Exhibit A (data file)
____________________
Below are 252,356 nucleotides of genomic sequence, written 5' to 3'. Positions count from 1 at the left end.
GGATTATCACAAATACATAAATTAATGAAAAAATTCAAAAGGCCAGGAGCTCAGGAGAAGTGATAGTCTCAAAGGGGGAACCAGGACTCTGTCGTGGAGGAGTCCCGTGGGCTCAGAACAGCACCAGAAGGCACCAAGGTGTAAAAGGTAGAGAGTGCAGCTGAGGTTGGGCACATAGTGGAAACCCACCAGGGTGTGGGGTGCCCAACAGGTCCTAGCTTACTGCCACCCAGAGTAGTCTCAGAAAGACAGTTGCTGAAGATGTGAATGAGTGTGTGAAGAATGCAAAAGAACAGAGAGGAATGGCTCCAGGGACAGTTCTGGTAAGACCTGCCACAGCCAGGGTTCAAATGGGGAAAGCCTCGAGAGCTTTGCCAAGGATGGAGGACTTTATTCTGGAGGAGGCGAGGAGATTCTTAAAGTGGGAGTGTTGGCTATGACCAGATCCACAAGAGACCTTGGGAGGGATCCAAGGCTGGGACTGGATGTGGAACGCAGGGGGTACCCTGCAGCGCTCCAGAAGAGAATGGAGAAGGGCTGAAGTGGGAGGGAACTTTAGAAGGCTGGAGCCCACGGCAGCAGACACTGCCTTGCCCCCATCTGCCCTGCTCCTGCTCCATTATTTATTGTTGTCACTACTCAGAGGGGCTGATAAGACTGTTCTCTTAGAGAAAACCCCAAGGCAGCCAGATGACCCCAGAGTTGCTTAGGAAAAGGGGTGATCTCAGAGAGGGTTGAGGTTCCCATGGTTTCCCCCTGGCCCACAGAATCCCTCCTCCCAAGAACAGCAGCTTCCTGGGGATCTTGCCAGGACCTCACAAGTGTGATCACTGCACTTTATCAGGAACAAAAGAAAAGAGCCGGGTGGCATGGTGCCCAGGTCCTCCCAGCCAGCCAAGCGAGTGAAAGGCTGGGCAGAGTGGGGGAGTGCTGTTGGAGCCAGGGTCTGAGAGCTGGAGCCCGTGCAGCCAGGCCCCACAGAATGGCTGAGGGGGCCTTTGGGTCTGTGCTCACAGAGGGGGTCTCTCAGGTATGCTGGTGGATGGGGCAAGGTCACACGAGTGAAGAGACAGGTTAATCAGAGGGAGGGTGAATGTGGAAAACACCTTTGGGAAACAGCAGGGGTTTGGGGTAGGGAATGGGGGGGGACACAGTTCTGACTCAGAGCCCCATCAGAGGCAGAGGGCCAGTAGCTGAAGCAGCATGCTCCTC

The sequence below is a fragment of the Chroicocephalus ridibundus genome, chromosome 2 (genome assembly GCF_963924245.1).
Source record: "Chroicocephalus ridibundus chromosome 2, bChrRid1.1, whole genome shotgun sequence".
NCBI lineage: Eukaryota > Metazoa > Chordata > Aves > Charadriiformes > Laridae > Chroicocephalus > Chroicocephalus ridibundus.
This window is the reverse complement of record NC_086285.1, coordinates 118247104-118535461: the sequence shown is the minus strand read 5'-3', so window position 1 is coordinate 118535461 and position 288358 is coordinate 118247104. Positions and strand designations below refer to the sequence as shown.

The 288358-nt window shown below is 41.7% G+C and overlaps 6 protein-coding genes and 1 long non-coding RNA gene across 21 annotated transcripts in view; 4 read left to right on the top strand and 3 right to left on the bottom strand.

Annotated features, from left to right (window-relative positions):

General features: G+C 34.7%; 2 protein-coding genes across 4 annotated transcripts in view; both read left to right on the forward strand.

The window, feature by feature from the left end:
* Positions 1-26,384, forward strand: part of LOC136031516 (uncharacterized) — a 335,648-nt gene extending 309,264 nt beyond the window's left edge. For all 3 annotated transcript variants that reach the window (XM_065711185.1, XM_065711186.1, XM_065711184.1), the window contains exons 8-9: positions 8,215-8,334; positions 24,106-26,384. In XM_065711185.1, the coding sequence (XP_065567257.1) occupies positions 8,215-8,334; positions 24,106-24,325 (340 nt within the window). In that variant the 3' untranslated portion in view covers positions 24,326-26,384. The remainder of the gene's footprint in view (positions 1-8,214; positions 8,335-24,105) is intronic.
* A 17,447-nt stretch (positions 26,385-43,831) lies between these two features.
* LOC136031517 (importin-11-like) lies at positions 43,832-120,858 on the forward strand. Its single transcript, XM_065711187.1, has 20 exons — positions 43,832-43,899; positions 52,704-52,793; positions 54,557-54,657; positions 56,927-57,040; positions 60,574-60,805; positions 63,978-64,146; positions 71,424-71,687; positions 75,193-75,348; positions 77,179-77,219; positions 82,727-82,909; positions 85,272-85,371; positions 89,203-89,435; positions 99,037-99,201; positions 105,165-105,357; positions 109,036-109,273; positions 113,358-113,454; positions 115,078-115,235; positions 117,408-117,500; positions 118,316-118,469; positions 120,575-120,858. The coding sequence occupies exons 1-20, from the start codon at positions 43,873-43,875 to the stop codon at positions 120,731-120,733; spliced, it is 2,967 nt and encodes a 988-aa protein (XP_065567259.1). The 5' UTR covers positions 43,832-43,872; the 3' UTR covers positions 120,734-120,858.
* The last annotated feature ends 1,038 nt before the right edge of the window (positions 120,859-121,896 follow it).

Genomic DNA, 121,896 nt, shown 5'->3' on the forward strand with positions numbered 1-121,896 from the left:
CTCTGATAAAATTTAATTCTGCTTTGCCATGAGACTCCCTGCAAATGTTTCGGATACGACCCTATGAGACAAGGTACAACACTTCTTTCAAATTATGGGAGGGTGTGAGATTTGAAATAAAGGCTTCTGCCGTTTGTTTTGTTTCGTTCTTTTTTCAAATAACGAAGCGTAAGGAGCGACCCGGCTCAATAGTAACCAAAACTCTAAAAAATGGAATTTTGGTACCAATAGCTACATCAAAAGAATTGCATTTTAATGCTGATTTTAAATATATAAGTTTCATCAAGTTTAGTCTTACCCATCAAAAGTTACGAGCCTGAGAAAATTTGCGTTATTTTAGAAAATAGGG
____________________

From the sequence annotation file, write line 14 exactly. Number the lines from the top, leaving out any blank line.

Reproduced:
* The last annotated feature ends 1,038 nt before the right edge of the window (positions 120,859-121,896 follow it).